Severe Basilar Thumb Arthritis? Consider Surgery
Your thumb may be a small part of your body in comparison to your legs and arms, but it is an important part nonetheless. You don't always realize how much you use and rely on your thumb until you develop arthritis in the basilar joint, which is the joint where your thumb attaches to your hand. This arthritis can make it tough to do everything from grasping a glass to tying your shoes. At first, taking NSAIDS and applying topical pain relievers may give you enough relief, but when this stops working, it's time to consider surgery. Here's a basic overview of what orthopedic surgery for basilar thumb arthritis tends to look like.
What will the basic surgical procedure entail?
There are actually a couple of different surgeries that an orthopedic doctor may perform on patients with basilar thumb arthritis. Your doctor will use tests such as strength tests and imaging techniques (often an MRI) to determine the extent of your arthritis and decide which approach will be best. The three most common approaches are:
- Ligament Reconstruction: If a lot of your pain is due to ligament damage, your surgeon may remove the damaged ligament and replace it with a piece of tendon from elsewhere in your body.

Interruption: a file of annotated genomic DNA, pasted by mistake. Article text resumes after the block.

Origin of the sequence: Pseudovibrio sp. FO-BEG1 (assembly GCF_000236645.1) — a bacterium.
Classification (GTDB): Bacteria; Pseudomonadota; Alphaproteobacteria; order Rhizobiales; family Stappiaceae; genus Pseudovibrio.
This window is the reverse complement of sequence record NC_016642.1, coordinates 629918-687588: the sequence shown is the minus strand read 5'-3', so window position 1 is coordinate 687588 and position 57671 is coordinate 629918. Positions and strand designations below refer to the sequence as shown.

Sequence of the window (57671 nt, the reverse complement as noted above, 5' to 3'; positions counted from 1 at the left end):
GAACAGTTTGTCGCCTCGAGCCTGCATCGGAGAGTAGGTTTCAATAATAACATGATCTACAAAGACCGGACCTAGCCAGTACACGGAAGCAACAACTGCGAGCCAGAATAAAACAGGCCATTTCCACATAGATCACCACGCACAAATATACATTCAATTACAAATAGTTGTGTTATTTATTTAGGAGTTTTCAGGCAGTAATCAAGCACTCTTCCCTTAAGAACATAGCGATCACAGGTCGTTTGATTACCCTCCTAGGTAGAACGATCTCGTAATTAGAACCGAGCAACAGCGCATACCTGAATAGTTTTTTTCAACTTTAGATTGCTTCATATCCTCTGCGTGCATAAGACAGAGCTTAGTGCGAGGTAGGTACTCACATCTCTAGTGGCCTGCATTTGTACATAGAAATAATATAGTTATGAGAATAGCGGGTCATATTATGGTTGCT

- Trapezium Wiring: If your pain is due to a lot of wear and friction on the trapezium bone, which is the bone to which your thumb attaches, your doctor may temporarily wire this joint into place, giving it a chance to heal without friction before removing the wire several weeks later.
- Joint Replacement: The most extensive of the surgeries, a full joint replacement is recommended if multiple structures in your thumb are damaged beyond repair.
What can you expect when you go in for surgery?
Most thumb surgeries are performed under local anesthetic and a sedative. In other words, you will be awake (although drowsy) during the procedure, but your arm will be numb. This reduces the risk of side effects in comparison to those associated with general anesthesia. You will usually be sent home later on the same day as your surgery.
How long does recovery take?
It will take a little longer to recover from a joint replacement than from a ligament restructuring or a trapezium wiring. You can expect to be fully back in action 3 months post-surgery, or maybe 4 months after a full joint replacement. You'll need to wear a splint and a bandage to keep your thumb immobilized for a few weeks. Then, you'll start working with a physical therapist to slowly get the movement back in your thumb. Your pain should subside over time and should be manageable with over-the-counter pain relievers, in most cases.
If your thumb arthritis has started to interfere with your daily life, then it is time to take action. Talk to a local doctor about orthopedic surgery as a possible solution.